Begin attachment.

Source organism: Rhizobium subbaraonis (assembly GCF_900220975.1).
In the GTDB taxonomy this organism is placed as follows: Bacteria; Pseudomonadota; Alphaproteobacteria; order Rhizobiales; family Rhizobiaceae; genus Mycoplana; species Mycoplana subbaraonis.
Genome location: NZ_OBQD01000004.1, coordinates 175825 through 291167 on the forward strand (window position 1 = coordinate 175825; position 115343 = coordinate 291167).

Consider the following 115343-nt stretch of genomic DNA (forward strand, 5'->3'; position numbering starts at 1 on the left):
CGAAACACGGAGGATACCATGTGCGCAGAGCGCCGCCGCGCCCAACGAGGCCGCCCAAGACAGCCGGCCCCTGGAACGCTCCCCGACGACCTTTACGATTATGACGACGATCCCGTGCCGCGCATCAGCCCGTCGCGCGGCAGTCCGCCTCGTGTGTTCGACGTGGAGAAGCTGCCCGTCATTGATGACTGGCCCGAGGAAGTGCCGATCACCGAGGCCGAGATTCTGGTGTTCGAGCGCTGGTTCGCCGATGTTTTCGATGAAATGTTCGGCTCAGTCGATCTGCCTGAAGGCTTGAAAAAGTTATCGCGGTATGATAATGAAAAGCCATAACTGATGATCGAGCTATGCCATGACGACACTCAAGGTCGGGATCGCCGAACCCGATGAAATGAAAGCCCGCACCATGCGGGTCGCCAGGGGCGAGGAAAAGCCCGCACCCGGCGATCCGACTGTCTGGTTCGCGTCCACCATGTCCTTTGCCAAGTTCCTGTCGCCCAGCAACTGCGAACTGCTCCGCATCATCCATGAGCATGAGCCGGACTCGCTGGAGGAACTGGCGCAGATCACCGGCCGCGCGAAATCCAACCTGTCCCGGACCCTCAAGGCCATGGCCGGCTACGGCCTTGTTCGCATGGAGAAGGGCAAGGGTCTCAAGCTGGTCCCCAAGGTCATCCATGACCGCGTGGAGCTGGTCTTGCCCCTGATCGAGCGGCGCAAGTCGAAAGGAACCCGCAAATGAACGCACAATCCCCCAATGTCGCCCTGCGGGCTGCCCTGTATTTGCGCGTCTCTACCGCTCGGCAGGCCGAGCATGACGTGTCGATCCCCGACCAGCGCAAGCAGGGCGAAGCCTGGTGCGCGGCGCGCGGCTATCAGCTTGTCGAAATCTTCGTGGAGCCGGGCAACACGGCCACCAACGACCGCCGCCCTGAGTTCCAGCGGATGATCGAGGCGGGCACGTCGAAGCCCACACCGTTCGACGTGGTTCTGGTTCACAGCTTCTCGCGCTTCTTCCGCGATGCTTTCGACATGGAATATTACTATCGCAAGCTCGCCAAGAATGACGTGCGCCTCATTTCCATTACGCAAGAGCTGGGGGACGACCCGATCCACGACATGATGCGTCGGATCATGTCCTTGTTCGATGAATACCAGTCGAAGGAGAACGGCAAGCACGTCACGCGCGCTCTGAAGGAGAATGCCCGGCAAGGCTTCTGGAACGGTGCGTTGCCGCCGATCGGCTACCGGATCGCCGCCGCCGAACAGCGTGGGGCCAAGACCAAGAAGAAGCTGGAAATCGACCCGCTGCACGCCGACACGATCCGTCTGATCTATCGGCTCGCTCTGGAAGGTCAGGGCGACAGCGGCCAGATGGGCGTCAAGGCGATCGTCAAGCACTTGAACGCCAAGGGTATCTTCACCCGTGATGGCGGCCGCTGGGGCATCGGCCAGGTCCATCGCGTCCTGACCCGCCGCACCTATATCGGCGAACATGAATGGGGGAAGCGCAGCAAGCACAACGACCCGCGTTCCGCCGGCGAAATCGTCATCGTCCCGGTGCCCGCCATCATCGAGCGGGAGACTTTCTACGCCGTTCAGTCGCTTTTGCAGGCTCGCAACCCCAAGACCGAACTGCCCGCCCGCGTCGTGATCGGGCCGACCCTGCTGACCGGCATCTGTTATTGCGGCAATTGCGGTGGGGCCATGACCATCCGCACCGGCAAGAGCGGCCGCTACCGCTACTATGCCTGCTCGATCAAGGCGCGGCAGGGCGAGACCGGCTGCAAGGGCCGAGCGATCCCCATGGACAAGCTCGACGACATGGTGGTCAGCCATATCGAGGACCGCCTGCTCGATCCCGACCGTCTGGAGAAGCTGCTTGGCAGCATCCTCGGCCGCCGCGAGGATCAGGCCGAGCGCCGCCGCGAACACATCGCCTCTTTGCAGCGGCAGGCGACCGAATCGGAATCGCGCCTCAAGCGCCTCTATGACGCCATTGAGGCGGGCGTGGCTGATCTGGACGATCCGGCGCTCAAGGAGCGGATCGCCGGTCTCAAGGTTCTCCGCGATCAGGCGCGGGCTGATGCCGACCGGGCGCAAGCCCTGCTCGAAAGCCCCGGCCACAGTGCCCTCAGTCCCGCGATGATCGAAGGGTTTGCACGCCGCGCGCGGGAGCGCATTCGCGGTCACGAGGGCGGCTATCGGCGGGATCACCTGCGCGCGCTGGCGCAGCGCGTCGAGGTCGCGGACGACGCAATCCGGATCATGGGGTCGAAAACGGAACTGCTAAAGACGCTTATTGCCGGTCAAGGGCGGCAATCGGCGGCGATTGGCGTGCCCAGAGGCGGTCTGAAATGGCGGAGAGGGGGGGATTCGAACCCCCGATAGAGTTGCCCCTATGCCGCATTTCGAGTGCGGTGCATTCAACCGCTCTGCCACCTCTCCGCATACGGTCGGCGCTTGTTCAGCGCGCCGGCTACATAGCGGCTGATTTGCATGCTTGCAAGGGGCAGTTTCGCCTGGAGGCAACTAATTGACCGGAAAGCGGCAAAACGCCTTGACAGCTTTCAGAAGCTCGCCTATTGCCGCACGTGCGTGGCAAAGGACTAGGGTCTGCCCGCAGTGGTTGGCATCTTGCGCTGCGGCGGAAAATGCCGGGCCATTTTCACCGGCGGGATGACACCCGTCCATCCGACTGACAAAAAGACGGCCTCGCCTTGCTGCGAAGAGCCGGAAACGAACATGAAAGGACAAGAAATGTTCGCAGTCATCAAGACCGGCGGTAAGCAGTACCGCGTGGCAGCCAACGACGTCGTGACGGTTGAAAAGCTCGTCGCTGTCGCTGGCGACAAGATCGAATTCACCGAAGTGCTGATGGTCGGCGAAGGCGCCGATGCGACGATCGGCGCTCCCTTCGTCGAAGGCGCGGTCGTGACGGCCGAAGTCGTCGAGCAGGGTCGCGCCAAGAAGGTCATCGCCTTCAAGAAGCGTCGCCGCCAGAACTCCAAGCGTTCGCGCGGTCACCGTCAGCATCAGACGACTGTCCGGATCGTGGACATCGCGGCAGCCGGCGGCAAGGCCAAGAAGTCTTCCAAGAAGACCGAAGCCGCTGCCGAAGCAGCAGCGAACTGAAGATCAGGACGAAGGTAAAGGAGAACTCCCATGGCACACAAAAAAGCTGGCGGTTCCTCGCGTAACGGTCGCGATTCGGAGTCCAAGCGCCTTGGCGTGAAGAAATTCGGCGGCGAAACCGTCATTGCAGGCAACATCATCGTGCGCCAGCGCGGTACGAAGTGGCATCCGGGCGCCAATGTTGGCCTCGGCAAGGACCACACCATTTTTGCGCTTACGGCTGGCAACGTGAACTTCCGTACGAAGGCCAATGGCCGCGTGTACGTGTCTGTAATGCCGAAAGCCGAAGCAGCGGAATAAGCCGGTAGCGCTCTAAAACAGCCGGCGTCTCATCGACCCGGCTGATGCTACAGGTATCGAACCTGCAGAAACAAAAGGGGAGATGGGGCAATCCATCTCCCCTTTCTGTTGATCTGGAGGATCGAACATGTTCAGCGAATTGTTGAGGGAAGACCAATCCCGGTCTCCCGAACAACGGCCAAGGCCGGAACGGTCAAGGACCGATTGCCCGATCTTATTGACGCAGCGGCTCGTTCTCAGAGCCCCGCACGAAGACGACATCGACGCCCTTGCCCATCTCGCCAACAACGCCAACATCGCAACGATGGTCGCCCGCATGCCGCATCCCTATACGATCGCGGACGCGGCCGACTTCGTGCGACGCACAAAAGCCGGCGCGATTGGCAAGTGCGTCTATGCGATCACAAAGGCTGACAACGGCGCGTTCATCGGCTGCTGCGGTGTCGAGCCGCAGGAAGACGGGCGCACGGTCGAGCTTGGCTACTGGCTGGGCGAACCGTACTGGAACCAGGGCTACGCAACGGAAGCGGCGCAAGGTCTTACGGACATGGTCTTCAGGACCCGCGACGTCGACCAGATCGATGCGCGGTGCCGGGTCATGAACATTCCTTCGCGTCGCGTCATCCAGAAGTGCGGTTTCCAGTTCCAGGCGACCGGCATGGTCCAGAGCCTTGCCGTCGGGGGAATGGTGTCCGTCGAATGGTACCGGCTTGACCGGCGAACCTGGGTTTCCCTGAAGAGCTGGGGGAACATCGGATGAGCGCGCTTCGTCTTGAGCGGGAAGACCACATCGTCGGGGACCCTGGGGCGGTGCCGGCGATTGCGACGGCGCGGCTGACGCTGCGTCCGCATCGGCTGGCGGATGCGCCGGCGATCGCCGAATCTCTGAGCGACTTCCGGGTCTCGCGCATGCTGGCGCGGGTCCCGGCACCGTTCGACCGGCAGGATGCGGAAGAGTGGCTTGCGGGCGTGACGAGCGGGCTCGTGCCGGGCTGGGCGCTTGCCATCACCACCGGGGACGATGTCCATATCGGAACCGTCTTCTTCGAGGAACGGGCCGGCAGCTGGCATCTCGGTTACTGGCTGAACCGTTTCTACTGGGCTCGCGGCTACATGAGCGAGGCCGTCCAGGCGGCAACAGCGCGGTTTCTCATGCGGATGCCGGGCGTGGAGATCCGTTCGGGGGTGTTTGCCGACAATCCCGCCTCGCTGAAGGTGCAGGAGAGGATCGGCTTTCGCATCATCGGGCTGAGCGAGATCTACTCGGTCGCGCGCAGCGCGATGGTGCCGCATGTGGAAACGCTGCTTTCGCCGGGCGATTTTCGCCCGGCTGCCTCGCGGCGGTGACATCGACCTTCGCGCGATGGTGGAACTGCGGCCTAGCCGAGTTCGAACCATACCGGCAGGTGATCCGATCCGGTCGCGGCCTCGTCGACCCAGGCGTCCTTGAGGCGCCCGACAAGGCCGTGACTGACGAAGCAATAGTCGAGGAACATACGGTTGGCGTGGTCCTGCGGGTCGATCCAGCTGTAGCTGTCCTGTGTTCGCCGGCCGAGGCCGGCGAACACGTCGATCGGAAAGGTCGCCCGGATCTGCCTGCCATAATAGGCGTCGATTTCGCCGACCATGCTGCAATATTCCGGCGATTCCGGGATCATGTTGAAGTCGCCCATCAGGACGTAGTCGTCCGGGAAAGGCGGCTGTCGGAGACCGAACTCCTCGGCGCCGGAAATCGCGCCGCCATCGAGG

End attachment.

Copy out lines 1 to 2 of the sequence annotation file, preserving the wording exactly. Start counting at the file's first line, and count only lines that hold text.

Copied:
Source organism: Rhizobium subbaraonis (assembly GCF_900220975.1).
In the GTDB taxonomy this organism is placed as follows: Bacteria; Pseudomonadota; Alphaproteobacteria; order Rhizobiales; family Rhizobiaceae; genus Mycoplana; species Mycoplana subbaraonis.